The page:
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From puberty to about age 25, adolescents and young adults respond differently to cancer treatment than younger children and older adults. Research shows that they metabolize medications differently, and their cancers are biologically different from similar cancers in other age groups. Even the types of cancer that affect young people are different.
Our Adolescent and Young Adult (AYA) Cancer Care Program specialists have been studying and treating cancer in this specific age group since these differences were first discovered, and we're still the only cancer care program in the region geared specifically toward teens and young adults. In fact, because of our experience, we're one of the leading programs of our kind.
But it's more than clinical experience that sets our AYA cancer program apart. We also know that cancer in this age group comes with unique psychological and social challenges. That's why our program is fully integrated with an array of supports: social workers and peer groups to offer guidance with coping, as well as physical and occupational therapy to help our patients maintain as much of their independence as they can.
Although adults as old as 25 and even older typically don't see pediatric specialists, the cancers that affect this age group — such as leukemia and bone sarcomas — tend to be more common in pediatrics. They're also rare: an adult oncologist might treat a handful of cases in an entire career.
At Children's Colorado's Center for Cancer and Blood Disorders, we treat these cancers and only these cancers all day, every day. Our patient volume and experience makes us one of the best pediatric oncology, hematology and bone marrow transplant programs in the country, consistently ranked among the nation's top pediatric hospitals by both U.S. News & World Report and Parents magazine.
Not only do we have more experience than anywhere else in the region in treating these cancers, we're also the only center in the region that specifically addresses the treatment differences in pediatric cancers between teens and young adults and younger patients. Because these patients differ from our younger ones, we partner closely with UCHealth — our neighbor on the Anschutz Medical Campus — to make sure they get the best of both adult and pediatric worlds.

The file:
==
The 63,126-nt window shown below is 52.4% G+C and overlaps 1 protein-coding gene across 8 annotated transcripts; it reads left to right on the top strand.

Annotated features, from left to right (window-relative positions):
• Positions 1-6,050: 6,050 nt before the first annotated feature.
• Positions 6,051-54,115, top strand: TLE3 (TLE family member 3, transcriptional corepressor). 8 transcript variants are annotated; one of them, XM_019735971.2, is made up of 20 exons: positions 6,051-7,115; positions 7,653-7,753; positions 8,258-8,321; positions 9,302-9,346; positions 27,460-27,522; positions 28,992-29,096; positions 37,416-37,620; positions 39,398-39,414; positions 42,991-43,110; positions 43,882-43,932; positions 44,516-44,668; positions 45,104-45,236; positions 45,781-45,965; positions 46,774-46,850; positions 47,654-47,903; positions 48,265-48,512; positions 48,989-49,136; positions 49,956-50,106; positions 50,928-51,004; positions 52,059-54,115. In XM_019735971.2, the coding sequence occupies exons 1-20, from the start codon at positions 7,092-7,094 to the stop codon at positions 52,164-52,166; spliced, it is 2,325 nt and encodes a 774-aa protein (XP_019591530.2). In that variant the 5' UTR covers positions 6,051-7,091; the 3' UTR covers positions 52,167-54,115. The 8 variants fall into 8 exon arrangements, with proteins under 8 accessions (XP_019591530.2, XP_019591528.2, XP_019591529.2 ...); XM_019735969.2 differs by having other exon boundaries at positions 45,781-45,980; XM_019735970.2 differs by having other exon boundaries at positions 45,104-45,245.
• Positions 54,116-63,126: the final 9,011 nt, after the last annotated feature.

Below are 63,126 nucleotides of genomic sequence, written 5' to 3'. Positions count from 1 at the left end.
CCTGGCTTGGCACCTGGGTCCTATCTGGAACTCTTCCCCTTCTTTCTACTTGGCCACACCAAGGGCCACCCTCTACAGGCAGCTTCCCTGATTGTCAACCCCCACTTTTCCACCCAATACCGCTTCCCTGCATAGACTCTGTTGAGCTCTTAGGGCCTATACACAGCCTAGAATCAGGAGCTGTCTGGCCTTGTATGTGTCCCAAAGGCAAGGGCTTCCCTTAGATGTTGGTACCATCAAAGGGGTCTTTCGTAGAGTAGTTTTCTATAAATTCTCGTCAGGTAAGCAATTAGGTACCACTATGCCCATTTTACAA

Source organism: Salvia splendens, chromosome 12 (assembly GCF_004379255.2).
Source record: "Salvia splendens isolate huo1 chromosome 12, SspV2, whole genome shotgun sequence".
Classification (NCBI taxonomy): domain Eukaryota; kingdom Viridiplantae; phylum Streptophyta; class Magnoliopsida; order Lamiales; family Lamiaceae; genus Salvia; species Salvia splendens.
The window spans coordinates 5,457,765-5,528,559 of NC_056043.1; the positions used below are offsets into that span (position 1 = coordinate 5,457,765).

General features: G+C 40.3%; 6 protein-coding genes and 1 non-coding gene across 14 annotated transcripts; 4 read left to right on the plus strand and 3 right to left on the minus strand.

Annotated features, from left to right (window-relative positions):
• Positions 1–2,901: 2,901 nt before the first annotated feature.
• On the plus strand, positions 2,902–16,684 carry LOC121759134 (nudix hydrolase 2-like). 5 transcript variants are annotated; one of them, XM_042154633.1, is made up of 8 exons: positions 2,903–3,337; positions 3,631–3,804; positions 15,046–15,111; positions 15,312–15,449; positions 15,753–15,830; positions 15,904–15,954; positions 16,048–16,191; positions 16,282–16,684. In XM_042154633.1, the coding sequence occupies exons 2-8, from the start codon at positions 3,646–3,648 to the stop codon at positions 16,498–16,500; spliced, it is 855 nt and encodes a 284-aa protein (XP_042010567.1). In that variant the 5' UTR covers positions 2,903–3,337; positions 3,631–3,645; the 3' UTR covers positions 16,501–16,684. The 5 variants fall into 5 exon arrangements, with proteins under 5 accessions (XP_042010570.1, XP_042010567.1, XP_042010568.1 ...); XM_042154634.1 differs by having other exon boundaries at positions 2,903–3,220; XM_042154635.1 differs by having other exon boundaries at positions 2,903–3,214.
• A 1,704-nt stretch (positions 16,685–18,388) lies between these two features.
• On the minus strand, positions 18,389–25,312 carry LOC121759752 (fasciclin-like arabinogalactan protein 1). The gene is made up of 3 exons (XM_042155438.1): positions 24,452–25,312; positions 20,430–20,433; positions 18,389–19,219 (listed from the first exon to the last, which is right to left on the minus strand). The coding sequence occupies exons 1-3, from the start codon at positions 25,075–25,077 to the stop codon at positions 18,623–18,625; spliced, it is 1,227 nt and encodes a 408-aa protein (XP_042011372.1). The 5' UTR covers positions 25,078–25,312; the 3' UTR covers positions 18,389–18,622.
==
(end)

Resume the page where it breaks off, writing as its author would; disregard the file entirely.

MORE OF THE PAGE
We partner with other pediatric programs across the nation to advance the standard of care through research. These partnerships, in addition to our volume and experience, make us a U.S. Food and Drug Administration Oncology Center of Excellence. This designation allows us to take part in clinical trials for cutting-edge treatments offered at only a handful of institutions around the country, and our partnership with UCHealth gives our patients access to many adult clinical trials as well — meaning our patients get the newest, most promising medicines, often before they're available anywhere else.
These treatments include many genetic and immunotherapies. In fact, we are currently developing CAR-T cells — patients' own immune cells genetically modified to fight cancer cells — which have achieved an astonishing 80% remission rate for acute lymphoblastic lymphoma in clinical trials. These novel cancer therapies often achieve excellent outcomes while minimizing side effects.
We also offer advanced diagnostics, developing increasingly precise testing for specific gene mutations within many types of pediatric cancers, allowing more targeted, personalized treatment than ever before.
We recognize that teens and young adults are in a stage of life that seeks independence, and that a potentially life-threatening cancer diagnosis is a blow to that independence. That's why we set each of our patients up with a one-on-one licensed social worker at diagnosis. This therapeutic professional offers a personalized reference point for all the resources we offer, from peer support groups to clinical psychologists to spiritual care.
Our patients also get access to our entire multidisciplinary care team: not just pediatric hematologists and oncologists, but radiologists; surgeons; oncology nurses; physical, occupational and speech therapists; nutritionists; specialized pharmacists and many more. When the course of treatment may affect patients' future ability to have children of our own, we partner with fertility endocrinologists to preserve fertility for family planning down the road.
We work closely with primary care physicians and even with many outside oncology providers where possible to make treatment easier for families who must travel. We believe our patients do best close to home, but we also offer a family navigator to help families make arrangements when they have to be here.
Our program treats primarily pediatric cancers in adolescents and young adults. Types of cancer we typically treat include:
We welcome consultations, questions and referrals. Call us at 720-777-6740.